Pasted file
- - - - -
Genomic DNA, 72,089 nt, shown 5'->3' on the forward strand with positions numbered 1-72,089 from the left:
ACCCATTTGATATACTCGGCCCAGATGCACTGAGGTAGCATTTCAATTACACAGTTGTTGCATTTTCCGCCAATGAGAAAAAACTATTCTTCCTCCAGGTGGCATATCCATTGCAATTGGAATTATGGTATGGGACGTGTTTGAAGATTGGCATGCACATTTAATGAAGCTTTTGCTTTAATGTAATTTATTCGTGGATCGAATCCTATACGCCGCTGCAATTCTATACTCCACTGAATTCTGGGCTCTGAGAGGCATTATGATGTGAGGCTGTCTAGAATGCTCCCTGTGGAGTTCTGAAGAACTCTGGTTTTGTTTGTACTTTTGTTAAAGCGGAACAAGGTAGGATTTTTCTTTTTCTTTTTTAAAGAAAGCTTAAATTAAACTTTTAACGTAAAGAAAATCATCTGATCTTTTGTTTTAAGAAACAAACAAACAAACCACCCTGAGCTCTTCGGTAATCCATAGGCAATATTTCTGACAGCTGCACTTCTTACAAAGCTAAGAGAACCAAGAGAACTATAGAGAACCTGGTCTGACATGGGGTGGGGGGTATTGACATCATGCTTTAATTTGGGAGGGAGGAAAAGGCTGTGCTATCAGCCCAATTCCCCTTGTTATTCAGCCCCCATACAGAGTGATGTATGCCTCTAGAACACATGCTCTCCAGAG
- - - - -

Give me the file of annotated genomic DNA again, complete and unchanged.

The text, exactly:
Genomic DNA, 72,089 nt, shown 5'->3' on the forward strand with positions numbered 1-72,089 from the left:
ACCCATTTGATATACTCGGCCCAGATGCACTGAGGTAGCATTTCAATTACACAGTTGTTGCATTTTCCGCCAATGAGAAAAAACTATTCTTCCTCCAGGTGGCATATCCATTGCAATTGGAATTATGGTATGGGACGTGTTTGAAGATTGGCATGCACATTTAATGAAGCTTTTGCTTTAATGTAATTTATTCGTGGATCGAATCCTATACGCCGCTGCAATTCTATACTCCACTGAATTCTGGGCTCTGAGAGGCATTATGATGTGAGGCTGTCTAGAATGCTCCCTGTGGAGTTCTGAAGAACTCTGGTTTTGTTTGTACTTTTGTTAAAGCGGAACAAGGTAGGATTTTTCTTTTTCTTTTTTAAAGAAAGCTTAAATTAAACTTTTAACGTAAAGAAAATCATCTGATCTTTTGTTTTAAGAAACAAACAAACAAACCACCCTGAGCTCTTCGGTAATCCATAGGCAATATTTCTGACAGCTGCACTTCTTACAAAGCTAAGAGAACCAAGAGAACTATAGAGAACCTGGTCTGACATGGGGTGGGGGGTATTGACATCATGCTTTAATTTGGGAGGGAGGAAAAGGCTGTGCTATCAGCCCAATTCCCCTTGTTATTCAGCCCCCATACAGAGTGATGTATGCCTCTAGAACACATGCTCTCCAGAG